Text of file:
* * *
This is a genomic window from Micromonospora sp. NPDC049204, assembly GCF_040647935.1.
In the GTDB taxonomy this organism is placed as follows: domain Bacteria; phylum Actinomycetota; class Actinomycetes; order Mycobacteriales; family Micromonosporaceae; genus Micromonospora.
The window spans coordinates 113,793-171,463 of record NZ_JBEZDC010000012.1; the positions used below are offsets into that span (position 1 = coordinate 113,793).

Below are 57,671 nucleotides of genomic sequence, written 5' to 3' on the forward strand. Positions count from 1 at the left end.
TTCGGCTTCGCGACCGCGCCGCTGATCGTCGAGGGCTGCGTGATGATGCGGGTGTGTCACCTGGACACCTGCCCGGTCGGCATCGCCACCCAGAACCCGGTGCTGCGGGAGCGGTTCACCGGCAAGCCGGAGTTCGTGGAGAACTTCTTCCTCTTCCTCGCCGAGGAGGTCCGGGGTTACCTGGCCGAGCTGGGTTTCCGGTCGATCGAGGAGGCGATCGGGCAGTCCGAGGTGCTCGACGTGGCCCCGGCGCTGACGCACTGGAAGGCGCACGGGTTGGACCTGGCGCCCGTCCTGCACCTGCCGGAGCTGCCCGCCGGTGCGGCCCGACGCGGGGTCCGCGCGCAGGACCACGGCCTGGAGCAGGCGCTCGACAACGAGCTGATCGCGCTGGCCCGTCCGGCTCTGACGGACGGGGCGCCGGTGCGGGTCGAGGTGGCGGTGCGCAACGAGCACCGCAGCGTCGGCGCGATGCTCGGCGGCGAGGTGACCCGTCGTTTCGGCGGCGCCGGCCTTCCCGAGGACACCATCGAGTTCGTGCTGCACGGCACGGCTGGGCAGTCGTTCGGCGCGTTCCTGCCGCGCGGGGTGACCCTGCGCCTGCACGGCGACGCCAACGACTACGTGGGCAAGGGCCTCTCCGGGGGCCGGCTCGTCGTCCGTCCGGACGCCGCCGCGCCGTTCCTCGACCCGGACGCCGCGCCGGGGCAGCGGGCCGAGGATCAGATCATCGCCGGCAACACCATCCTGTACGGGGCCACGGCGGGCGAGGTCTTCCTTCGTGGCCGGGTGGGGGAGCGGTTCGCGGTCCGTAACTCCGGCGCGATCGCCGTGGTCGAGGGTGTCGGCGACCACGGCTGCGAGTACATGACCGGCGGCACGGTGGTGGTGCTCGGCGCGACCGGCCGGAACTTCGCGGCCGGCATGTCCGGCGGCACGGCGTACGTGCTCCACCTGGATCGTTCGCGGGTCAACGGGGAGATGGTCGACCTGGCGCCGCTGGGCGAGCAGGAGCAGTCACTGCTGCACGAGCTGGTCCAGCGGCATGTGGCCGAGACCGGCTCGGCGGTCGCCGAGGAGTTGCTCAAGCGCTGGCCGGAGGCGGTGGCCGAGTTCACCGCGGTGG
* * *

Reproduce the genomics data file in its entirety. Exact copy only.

This is a genomic window from Micromonospora sp. NPDC049204, assembly GCF_040647935.1.
In the GTDB taxonomy this organism is placed as follows: domain Bacteria; phylum Actinomycetota; class Actinomycetes; order Mycobacteriales; family Micromonosporaceae; genus Micromonospora.
The window spans coordinates 113,793-171,463 of record NZ_JBEZDC010000012.1; the positions used below are offsets into that span (position 1 = coordinate 113,793).

Below are 57,671 nucleotides of genomic sequence, written 5' to 3' on the forward strand. Positions count from 1 at the left end.
TTCGGCTTCGCGACCGCGCCGCTGATCGTCGAGGGCTGCGTGATGATGCGGGTGTGTCACCTGGACACCTGCCCGGTCGGCATCGCCACCCAGAACCCGGTGCTGCGGGAGCGGTTCACCGGCAAGCCGGAGTTCGTGGAGAACTTCTTCCTCTTCCTCGCCGAGGAGGTCCGGGGTTACCTGGCCGAGCTGGGTTTCCGGTCGATCGAGGAGGCGATCGGGCAGTCCGAGGTGCTCGACGTGGCCCCGGCGCTGACGCACTGGAAGGCGCACGGGTTGGACCTGGCGCCCGTCCTGCACCTGCCGGAGCTGCCCGCCGGTGCGGCCCGACGCGGGGTCCGCGCGCAGGACCACGGCCTGGAGCAGGCGCTCGACAACGAGCTGATCGCGCTGGCCCGTCCGGCTCTGACGGACGGGGCGCCGGTGCGGGTCGAGGTGGCGGTGCGCAACGAGCACCGCAGCGTCGGCGCGATGCTCGGCGGCGAGGTGACCCGTCGTTTCGGCGGCGCCGGCCTTCCCGAGGACACCATCGAGTTCGTGCTGCACGGCACGGCTGGGCAGTCGTTCGGCGCGTTCCTGCCGCGCGGGGTGACCCTGCGCCTGCACGGCGACGCCAACGACTACGTGGGCAAGGGCCTCTCCGGGGGCCGGCTCGTCGTCCGTCCGGACGCCGCCGCGCCGTTCCTCGACCCGGACGCCGCGCCGGGGCAGCGGGCCGAGGATCAGATCATCGCCGGCAACACCATCCTGTACGGGGCCACGGCGGGCGAGGTCTTCCTTCGTGGCCGGGTGGGGGAGCGGTTCGCGGTCCGTAACTCCGGCGCGATCGCCGTGGTCGAGGGTGTCGGCGACCACGGCTGCGAGTACATGACCGGCGGCACGGTGGTGGTGCTCGGCGCGACCGGCCGGAACTTCGCGGCCGGCATGTCCGGCGGCACGGCGTACGTGCTCCACCTGGATCGTTCGCGGGTCAACGGGGAGATGGTCGACCTGGCGCCGCTGGGCGAGCAGGAGCAGTCACTGCTGCACGAGCTGGTCCAGCGGCATGTGGCCGAGACCGGCTCGGCGGTCGCCGAGGAGTTGCTCAAGCGCTGGCCGGAGGCGGTGGCCGAGTTCACCGCGGTGG